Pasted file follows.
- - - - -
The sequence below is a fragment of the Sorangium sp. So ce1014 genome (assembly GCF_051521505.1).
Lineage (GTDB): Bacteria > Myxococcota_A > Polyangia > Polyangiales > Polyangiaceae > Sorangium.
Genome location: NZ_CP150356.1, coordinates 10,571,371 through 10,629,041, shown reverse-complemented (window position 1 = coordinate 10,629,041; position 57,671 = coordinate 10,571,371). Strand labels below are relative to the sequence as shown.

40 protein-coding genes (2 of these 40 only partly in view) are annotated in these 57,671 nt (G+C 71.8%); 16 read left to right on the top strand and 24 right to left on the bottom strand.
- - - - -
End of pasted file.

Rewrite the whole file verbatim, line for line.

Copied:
The sequence below is a fragment of the Sorangium sp. So ce1014 genome (assembly GCF_051521505.1).
Lineage (GTDB): Bacteria > Myxococcota_A > Polyangia > Polyangiales > Polyangiaceae > Sorangium.
Genome location: NZ_CP150356.1, coordinates 10,571,371 through 10,629,041, shown reverse-complemented (window position 1 = coordinate 10,629,041; position 57,671 = coordinate 10,571,371). Strand labels below are relative to the sequence as shown.

40 protein-coding genes (2 of these 40 only partly in view) are annotated in these 57,671 nt (G+C 71.8%); 16 read left to right on the top strand and 24 right to left on the bottom strand.